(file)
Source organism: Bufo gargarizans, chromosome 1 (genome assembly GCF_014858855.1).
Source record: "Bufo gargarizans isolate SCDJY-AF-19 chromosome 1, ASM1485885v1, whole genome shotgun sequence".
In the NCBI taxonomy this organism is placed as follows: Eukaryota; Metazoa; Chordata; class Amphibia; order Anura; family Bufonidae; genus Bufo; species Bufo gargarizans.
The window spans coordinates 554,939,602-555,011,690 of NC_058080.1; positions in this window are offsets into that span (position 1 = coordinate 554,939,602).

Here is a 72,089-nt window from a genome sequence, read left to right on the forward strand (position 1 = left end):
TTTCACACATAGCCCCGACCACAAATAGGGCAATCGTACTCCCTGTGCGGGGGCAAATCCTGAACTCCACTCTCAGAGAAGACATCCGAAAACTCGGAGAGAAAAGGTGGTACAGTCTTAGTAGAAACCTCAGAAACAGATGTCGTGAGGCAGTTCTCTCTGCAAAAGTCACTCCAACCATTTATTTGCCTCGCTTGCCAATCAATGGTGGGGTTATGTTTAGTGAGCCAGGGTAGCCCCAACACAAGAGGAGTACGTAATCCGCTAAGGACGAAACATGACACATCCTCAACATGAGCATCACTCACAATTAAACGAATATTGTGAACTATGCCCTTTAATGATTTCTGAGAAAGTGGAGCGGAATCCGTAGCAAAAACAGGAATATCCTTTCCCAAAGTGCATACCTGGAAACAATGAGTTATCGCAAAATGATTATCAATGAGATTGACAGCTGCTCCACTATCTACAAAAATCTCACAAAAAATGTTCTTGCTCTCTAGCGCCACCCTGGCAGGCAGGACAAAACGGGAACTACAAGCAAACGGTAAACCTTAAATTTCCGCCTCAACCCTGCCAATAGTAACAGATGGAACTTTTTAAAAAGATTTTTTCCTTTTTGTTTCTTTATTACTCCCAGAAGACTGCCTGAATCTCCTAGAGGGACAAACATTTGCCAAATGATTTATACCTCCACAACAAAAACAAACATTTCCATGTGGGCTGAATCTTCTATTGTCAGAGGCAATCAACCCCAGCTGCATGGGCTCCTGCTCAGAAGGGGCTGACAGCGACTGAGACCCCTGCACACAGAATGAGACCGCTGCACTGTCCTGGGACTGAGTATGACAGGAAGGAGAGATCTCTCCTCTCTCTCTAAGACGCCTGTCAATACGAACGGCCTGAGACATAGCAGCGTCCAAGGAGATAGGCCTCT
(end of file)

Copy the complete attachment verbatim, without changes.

Source organism: Bufo gargarizans, chromosome 1 (genome assembly GCF_014858855.1).
Source record: "Bufo gargarizans isolate SCDJY-AF-19 chromosome 1, ASM1485885v1, whole genome shotgun sequence".
In the NCBI taxonomy this organism is placed as follows: Eukaryota; Metazoa; Chordata; class Amphibia; order Anura; family Bufonidae; genus Bufo; species Bufo gargarizans.
The window spans coordinates 554,939,602-555,011,690 of NC_058080.1; positions in this window are offsets into that span (position 1 = coordinate 554,939,602).

Here is a 72,089-nt window from a genome sequence, read left to right on the forward strand (position 1 = left end):
TTTCACACATAGCCCCGACCACAAATAGGGCAATCGTACTCCCTGTGCGGGGGCAAATCCTGAACTCCACTCTCAGAGAAGACATCCGAAAACTCGGAGAGAAAAGGTGGTACAGTCTTAGTAGAAACCTCAGAAACAGATGTCGTGAGGCAGTTCTCTCTGCAAAAGTCACTCCAACCATTTATTTGCCTCGCTTGCCAATCAATGGTGGGGTTATGTTTAGTGAGCCAGGGTAGCCCCAACACAAGAGGAGTACGTAATCCGCTAAGGACGAAACATGACACATCCTCAACATGAGCATCACTCACAATTAAACGAATATTGTGAACTATGCCCTTTAATGATTTCTGAGAAAGTGGAGCGGAATCCGTAGCAAAAACAGGAATATCCTTTCCCAAAGTGCATACCTGGAAACAATGAGTTATCGCAAAATGATTATCAATGAGATTGACAGCTGCTCCACTATCTACAAAAATCTCACAAAAAATGTTCTTGCTCTCTAGCGCCACCCTGGCAGGCAGGACAAAACGGGAACTACAAGCAAACGGTAAACCTTAAATTTCCGCCTCAACCCTGCCAATAGTAACAGATGGAACTTTTTAAAAAGATTTTTTCCTTTTTGTTTCTTTATTACTCCCAGAAGACTGCCTGAATCTCCTAGAGGGACAAACATTTGCCAAATGATTTATACCTCCACAACAAAAACAAACATTTCCATGTGGGCTGAATCTTCTATTGTCAGAGGCAATCAACCCCAGCTGCATGGGCTCCTGCTCAGAAGGGGCTGACAGCGACTGAGACCCCTGCACACAGAATGAGACCGCTGCACTGTCCTGGGACTGAGTATGACAGGAAGGAGAGATCTCTCCTCTCTCTCTAAGACGCCTGTCAATACGAACGGCCTGAGACATAGCAGCGTCCAAGGAGATAGGCCTCT